Submitted to: Soil Biology and Biochemistry
Publication Type: Peer Reviewed Journal
Publication Acceptance Date: 12/9/2005
Publication Date: 3/1/2006
Citation: Potthoff, M., Steenwerth, K.L., Jackson, L.E., Drenovsky, R.E., Scow, K.M., Joergensen, R.G. 2006. Soil microbial community composition as affected by restoration practices in california grassland. Soil Biology and Biochemistry. Interpretive Summary: The restoration of degraded soils, native plants, and the associated ecosystem services is of increasing importance as undisturbed land grows increasingly scarce due to its conversion to urban and agricultural uses. This study also contributes to understanding the impacts of agricultural practices on soil microbial communities. In a grassland restoration project in California, where native perennial bunchgrasses were introduced into non-native annual grassland after a period of intensive tillage, weeding, and herbicide use to reduce the annual seed bank, microbial community composition was investigated. Soil microbial communities and fungal biomass decreased in response to agricultural practices employed during restoration. Contrary to other studies investigating the effect of plant species or community composition on soil microbial communities, the microbial community compostion of the restored perennial grassland was similar to the exotic annual grassland. This suggests that soil microbial communities can recover from the soil degradation caused by the use of agricultural practices during restoration.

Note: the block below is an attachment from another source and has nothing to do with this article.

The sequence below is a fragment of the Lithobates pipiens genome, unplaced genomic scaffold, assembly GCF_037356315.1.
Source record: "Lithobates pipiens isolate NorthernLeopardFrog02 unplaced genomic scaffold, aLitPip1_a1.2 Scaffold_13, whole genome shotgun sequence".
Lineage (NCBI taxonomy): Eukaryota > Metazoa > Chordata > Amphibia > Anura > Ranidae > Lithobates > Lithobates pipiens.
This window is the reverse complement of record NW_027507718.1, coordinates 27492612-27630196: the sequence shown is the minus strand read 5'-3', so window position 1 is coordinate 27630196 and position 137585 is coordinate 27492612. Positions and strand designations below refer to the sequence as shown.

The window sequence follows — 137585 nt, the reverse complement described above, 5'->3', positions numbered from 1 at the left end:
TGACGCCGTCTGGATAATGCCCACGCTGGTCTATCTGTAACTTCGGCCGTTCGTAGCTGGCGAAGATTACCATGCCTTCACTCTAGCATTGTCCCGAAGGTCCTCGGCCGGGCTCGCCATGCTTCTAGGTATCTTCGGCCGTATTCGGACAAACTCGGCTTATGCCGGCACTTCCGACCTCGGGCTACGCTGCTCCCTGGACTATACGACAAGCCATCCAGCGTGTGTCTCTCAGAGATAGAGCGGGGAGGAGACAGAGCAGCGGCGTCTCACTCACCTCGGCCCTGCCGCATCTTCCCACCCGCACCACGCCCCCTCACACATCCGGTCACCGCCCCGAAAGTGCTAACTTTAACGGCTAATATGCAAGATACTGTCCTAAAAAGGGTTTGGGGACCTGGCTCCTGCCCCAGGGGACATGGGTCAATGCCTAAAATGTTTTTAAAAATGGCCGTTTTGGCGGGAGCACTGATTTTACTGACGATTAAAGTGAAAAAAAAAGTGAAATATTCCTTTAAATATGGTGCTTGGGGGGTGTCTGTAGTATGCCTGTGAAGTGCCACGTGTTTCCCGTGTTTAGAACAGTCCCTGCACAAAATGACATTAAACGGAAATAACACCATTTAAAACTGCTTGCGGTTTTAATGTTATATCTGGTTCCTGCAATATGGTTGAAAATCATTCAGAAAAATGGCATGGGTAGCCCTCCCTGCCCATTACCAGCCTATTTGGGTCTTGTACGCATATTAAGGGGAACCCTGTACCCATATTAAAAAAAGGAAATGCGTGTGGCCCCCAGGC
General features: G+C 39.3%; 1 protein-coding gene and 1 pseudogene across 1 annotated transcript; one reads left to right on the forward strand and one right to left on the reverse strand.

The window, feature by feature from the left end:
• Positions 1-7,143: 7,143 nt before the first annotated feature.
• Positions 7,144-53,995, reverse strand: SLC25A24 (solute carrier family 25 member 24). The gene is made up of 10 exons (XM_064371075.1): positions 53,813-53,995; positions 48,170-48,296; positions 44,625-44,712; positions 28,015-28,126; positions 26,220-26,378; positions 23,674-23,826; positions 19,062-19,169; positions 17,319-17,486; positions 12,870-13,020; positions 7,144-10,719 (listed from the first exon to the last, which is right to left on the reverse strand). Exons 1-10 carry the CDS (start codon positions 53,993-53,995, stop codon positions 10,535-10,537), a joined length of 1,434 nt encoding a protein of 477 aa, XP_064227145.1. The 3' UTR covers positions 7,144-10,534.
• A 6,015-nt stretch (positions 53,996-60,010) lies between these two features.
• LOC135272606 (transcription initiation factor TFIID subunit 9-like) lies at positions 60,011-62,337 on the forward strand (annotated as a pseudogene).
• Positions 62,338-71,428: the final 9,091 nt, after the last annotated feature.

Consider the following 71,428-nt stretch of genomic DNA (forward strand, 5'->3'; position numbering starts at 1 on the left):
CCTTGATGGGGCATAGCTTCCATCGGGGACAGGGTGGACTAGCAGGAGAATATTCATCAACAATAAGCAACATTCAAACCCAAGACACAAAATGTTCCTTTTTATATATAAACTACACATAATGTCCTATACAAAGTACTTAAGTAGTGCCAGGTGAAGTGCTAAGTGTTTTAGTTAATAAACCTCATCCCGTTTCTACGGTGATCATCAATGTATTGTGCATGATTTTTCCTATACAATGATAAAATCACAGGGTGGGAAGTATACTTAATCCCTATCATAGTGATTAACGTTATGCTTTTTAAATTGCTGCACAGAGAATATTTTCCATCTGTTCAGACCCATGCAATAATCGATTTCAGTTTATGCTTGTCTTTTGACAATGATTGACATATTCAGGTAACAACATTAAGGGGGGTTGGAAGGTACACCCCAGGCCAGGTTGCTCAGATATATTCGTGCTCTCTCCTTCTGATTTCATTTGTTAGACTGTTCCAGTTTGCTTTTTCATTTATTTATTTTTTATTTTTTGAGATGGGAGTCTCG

Technical Abstract: Agricultural practices strongly impact soil microbes, as reflected by indices related to biomass, community compostion. In a grassland restoration project in California, where native perennial bunchgrasses were introduced into non-native annual grassland after a period of intensive tillage, weeding, and herbicide use to reduce the annual seed bank, microbial community composition was investigated. Three treatments were compared: annual grassland, bare soil fallow, and restored perennial grassland. Soil profiles down to 80 cm in depth were investigated in four separate layers (0 to 15cm, 15 to 30cm, 30 to 60cm, and 60 to 80cm) using both PLFA and ergosterol as biomarkers in addition to microbial biomass C by fumigation extraction. PLFA fingerprinting showed much stronger differences between restored perennial grassland and annual grassland. The presence or absence of plants over several years clearly distinguished microbial communities. Microbial communities in lower soil layers were little affected by management practices. Regardless of treatment, soil depth caused a strong gradient of changing habitat conditions, which was reflected in Canonical Correspondence Analysis of PLFA. Fungal organisms were associated with the presence of plants and/or litter since the total amount and the relative proportion of fungal markers were reduced in the tilled bare fallow and in lower layers of the grassland treatments. Total PLFA and soil microbial biomass were highly correlated, and fungal PLFA biomarkers showed strong correlations to ergosterol content. In conclusion, microbial communities are resilient to the grassland restoration process, but do not reflect the change in plant species composition that occurred after planting native bunchgrasses.